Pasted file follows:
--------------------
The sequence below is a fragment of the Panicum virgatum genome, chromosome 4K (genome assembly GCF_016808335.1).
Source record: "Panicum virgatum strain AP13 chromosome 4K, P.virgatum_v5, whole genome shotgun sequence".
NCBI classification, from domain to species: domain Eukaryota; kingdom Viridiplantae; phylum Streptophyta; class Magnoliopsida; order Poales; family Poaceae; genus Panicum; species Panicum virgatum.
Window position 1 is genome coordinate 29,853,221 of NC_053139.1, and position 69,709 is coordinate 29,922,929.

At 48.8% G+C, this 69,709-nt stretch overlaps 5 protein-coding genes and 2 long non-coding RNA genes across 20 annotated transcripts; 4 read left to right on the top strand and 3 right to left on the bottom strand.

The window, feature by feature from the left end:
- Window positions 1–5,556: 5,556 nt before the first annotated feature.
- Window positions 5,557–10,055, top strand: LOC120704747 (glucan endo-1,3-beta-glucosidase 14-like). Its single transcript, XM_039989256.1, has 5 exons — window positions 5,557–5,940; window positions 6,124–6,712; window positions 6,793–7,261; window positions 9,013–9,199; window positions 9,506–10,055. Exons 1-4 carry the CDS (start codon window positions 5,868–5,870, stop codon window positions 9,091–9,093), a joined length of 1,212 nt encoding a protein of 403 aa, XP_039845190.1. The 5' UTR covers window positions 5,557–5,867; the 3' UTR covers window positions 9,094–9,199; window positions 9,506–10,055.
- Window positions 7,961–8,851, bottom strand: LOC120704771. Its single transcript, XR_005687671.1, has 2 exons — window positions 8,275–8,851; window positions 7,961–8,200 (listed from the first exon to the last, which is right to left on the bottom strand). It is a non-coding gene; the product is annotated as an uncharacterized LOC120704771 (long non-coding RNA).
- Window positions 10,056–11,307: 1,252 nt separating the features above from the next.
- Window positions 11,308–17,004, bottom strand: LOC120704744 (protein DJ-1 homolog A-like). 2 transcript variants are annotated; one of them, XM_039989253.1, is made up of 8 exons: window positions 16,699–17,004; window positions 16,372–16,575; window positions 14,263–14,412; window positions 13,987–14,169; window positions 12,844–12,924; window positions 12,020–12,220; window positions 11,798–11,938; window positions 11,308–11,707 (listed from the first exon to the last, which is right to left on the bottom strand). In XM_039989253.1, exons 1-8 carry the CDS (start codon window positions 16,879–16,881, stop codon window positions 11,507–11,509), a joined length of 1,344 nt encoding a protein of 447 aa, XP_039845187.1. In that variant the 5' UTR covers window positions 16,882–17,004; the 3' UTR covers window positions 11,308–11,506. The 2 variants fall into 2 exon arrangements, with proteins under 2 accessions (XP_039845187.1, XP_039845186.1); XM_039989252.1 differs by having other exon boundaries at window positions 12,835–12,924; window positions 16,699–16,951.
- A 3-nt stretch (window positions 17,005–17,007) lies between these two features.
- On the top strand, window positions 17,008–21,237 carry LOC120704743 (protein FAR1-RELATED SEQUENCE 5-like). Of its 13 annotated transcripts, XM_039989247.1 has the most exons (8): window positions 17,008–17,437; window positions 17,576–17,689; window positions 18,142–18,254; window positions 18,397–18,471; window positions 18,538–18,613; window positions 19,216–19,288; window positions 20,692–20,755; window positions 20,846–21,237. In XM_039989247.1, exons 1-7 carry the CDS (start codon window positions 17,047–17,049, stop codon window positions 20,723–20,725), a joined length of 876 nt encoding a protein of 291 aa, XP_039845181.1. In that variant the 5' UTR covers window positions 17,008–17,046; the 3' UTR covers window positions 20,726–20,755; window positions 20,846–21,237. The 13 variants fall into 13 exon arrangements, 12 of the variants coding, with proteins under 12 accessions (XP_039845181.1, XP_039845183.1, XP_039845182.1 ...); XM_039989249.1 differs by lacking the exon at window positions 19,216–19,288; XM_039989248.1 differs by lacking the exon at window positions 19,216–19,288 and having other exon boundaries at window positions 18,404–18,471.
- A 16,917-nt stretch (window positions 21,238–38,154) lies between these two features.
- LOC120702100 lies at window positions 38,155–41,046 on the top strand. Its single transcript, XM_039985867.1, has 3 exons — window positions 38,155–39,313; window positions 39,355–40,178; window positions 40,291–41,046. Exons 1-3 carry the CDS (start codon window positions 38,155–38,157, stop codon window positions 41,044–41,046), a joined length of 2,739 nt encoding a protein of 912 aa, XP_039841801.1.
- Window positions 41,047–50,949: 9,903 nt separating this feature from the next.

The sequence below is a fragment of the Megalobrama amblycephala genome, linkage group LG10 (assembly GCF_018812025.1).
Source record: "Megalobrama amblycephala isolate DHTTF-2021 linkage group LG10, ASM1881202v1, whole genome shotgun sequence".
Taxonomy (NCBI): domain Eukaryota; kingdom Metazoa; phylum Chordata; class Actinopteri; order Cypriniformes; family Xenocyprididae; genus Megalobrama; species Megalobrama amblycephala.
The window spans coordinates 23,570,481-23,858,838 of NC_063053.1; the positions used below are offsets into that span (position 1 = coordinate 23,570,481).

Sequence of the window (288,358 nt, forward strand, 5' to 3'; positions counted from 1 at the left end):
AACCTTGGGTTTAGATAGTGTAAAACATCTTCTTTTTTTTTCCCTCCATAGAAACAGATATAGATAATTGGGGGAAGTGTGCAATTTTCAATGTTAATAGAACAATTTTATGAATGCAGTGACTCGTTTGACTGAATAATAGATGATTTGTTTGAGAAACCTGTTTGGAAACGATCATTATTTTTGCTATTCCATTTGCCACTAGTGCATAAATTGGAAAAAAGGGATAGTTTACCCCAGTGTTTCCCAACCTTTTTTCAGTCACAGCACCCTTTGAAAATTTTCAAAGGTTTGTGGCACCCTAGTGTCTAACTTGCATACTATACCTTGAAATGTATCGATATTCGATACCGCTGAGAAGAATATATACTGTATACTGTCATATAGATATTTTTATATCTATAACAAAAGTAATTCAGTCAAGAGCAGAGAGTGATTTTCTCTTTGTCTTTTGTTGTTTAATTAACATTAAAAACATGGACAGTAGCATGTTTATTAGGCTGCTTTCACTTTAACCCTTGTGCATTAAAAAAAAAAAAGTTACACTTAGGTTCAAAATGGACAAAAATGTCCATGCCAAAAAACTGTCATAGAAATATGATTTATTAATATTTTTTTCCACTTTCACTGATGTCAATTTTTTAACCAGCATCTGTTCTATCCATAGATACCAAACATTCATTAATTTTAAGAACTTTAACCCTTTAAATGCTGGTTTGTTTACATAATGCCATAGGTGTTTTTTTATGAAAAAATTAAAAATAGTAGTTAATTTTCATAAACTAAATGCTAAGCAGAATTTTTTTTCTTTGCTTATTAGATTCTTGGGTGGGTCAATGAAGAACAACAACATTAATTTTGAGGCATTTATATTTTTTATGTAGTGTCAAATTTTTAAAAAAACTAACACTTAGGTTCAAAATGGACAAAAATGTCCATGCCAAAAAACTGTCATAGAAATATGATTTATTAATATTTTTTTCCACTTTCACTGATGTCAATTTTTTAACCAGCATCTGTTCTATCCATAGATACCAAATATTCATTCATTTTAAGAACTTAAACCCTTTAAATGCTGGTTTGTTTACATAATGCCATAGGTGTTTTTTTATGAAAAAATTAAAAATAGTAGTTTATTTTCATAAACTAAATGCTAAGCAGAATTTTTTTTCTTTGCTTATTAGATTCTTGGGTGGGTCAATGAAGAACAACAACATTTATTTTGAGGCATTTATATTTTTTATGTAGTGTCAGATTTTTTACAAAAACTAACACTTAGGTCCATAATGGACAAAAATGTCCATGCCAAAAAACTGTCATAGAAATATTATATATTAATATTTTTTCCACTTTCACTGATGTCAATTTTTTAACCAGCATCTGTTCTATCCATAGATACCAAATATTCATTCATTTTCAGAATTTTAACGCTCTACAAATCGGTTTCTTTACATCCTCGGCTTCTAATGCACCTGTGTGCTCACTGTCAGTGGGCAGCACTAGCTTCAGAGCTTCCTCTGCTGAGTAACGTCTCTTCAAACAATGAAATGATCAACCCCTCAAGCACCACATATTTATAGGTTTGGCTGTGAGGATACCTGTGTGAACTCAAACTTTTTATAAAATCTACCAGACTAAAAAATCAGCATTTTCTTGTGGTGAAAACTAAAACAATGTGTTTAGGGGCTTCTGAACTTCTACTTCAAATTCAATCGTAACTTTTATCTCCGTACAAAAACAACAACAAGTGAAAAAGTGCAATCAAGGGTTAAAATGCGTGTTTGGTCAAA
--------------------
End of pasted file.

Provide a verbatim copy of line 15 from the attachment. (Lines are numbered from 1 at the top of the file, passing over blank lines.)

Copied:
- LOC120702100 lies at window positions 38,155–41,046 on the top strand. Its single transcript, XM_039985867.1, has 3 exons — window positions 38,155–39,313; window positions 39,355–40,178; window positions 40,291–41,046. Exons 1-3 carry the CDS (start codon window positions 38,155–38,157, stop codon window positions 41,044–41,046), a joined length of 2,739 nt encoding a protein of 912 aa, XP_039841801.1.